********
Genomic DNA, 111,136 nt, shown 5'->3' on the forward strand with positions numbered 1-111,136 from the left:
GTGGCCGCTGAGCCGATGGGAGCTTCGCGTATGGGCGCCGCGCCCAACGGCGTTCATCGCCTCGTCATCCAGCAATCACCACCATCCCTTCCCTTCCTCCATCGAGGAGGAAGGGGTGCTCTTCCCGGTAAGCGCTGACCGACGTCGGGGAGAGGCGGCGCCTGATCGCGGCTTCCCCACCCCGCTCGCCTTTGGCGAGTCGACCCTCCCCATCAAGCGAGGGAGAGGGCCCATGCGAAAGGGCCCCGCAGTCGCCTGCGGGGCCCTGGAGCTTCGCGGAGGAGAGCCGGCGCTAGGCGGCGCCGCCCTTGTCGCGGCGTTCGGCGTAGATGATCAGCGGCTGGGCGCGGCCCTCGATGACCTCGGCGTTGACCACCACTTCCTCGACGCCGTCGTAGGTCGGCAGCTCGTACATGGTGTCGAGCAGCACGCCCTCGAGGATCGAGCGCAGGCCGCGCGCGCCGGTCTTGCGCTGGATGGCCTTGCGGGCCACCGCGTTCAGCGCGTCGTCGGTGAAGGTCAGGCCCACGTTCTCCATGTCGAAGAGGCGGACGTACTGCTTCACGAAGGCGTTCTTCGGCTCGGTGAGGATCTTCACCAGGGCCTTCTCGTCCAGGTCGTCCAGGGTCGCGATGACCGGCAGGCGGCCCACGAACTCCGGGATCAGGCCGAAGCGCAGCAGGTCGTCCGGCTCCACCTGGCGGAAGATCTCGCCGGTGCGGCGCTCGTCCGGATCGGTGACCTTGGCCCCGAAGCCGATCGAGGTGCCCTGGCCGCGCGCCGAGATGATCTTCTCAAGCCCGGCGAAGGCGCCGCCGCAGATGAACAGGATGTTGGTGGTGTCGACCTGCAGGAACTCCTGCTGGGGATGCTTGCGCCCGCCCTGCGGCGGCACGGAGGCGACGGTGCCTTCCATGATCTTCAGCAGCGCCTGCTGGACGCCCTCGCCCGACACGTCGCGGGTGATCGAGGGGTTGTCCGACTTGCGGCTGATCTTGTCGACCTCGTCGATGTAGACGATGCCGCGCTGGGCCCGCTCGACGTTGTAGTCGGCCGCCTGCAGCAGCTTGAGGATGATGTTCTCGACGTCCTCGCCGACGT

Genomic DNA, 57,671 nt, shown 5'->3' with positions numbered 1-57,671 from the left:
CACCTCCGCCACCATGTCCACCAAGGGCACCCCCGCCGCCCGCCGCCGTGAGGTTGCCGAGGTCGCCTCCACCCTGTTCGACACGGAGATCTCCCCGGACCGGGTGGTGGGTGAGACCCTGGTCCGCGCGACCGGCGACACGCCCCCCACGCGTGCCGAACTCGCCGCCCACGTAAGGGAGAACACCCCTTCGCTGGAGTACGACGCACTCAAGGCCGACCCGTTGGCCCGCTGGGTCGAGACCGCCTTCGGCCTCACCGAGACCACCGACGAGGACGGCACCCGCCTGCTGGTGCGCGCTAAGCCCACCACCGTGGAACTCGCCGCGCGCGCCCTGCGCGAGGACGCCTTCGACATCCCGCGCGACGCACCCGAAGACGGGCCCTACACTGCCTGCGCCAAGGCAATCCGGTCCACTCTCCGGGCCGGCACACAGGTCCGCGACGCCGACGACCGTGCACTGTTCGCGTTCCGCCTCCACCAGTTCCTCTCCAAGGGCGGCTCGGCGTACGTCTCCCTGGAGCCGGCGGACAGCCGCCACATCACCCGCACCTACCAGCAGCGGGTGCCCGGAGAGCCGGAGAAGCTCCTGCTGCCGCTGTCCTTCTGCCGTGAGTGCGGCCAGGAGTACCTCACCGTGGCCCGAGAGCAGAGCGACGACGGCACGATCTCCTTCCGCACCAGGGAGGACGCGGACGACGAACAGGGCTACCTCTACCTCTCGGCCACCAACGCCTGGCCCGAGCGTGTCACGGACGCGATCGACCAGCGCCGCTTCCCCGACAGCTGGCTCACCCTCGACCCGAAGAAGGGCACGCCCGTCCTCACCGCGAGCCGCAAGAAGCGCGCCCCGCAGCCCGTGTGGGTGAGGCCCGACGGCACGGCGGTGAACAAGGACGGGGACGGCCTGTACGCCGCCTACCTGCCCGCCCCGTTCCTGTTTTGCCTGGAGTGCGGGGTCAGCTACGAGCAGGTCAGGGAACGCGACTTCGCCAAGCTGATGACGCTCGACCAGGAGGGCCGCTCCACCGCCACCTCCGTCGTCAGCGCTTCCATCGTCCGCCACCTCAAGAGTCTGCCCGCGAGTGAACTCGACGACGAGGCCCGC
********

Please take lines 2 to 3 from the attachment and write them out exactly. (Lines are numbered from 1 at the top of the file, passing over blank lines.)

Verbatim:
GTGGCCGCTGAGCCGATGGGAGCTTCGCGTATGGGCGCCGCGCCCAACGGCGTTCATCGCCTCGTCATCCAGCAATCACCACCATCCCTTCCCTTCCTCCATCGAGGAGGAAGGGGTGCTCTTCCCGGTAAGCGCTGACCGACGTCGGGGAGAGGCGGCGCCTGATCGCGGCTTCCCCACCCCGCTCGCCTTTGGCGAGTCGACCCTCCCCATCAAGCGAGGGAGAGGGCCCATGCGAAAGGGCCCCGCAGTCGCCTGCGGGGCCCTGGAGCTTCGCGGAGGAGAGCCGGCGCTAGGCGGCGCCGCCCTTGTCGCGGCGTTCGGCGTAGATGATCAGCGGCTGGGCGCGGCCCTCGATGACCTCGGCGTTGACCACCACTTCCTCGACGCCGTCGTAGGTCGGCAGCTCGTACATGGTGTCGAGCAGCACGCCCTCGAGGATCGAGCGCAGGCCGCGCGCGCCGGTCTTGCGCTGGATGGCCTTGCGGGCCACCGCGTTCAGCGCGTCGTCGGTGAAGGTCAGGCCCACGTTCTCCATGTCGAAGAGGCGGACGTACTGCTTCACGAAGGCGTTCTTCGGCTCGGTGAGGATCTTCACCAGGGCCTTCTCGTCCAGGTCGTCCAGGGTCGCGATGACCGGCAGGCGGCCCACGAACTCCGGGATCAGGCCGAAGCGCAGCAGGTCGTCCGGCTCCACCTGGCGGAAGATCTCGCCGGTGCGGCGCTCGTCCGGATCGGTGACCTTGGCCCCGAAGCCGATCGAGGTGCCCTGGCCGCGCGCCGAGATGATCTTCTCAAGCCCGGCGAAGGCGCCGCCGCAGATGAACAGGATGTTGGTGGTGTCGACCTGCAGGAACTCCTGCTGGGGATGCTTGCGCCCGCCCTGCGGCGGCACGGAGGCGACGGTGCCTTCCATGATCTTCAGCAGCGCCTGCTGGACGCCCTCGCCCGACACGTCGCGGGTGATCGAGGGGTTGTCCGACTTGCGGCTGATCTTGTCGACCTCGTCGATGTAGACGATGCCGCGCTGGGCCCGCTCGACGTTGTAGTCGGCCGCCTGCAGCAGCTTGAGGATGATGTTCTCGACGTCCTCGCCGACGT

Genomic DNA, 57,671 nt, shown 5'->3' with positions numbered 1-57,671 from the left: